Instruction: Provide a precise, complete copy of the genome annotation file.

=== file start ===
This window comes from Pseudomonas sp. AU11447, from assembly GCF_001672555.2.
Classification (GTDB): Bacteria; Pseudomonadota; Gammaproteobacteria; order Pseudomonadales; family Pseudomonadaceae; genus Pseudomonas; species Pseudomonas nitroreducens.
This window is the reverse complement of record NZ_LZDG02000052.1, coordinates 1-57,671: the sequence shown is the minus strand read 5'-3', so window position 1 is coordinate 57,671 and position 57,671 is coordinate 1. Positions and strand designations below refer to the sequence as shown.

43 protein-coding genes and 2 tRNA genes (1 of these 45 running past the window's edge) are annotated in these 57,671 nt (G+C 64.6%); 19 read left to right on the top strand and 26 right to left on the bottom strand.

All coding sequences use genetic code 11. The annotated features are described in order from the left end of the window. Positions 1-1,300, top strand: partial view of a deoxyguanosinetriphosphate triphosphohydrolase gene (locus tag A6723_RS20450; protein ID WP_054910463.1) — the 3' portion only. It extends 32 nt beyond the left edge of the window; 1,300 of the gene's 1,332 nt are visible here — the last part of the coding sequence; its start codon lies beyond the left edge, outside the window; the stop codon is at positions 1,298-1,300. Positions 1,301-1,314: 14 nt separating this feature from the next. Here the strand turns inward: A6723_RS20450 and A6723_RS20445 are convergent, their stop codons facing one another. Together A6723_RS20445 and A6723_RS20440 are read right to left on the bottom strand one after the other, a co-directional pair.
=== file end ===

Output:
This window comes from Pseudomonas sp. AU11447, from assembly GCF_001672555.2.
Classification (GTDB): Bacteria; Pseudomonadota; Gammaproteobacteria; order Pseudomonadales; family Pseudomonadaceae; genus Pseudomonas; species Pseudomonas nitroreducens.
This window is the reverse complement of record NZ_LZDG02000052.1, coordinates 1-57,671: the sequence shown is the minus strand read 5'-3', so window position 1 is coordinate 57,671 and position 57,671 is coordinate 1. Positions and strand designations below refer to the sequence as shown.

43 protein-coding genes and 2 tRNA genes (1 of these 45 running past the window's edge) are annotated in these 57,671 nt (G+C 64.6%); 19 read left to right on the top strand and 26 right to left on the bottom strand.

All coding sequences use genetic code 11. The annotated features are described in order from the left end of the window. Positions 1-1,300, top strand: partial view of a deoxyguanosinetriphosphate triphosphohydrolase gene (locus tag A6723_RS20450; protein ID WP_054910463.1) — the 3' portion only. It extends 32 nt beyond the left edge of the window; 1,300 of the gene's 1,332 nt are visible here — the last part of the coding sequence; its start codon lies beyond the left edge, outside the window; the stop codon is at positions 1,298-1,300. Positions 1,301-1,314: 14 nt separating this feature from the next. Here the strand turns inward: A6723_RS20450 and A6723_RS20445 are convergent, their stop codons facing one another. Together A6723_RS20445 and A6723_RS20440 are read right to left on the bottom strand one after the other, a co-directional pair.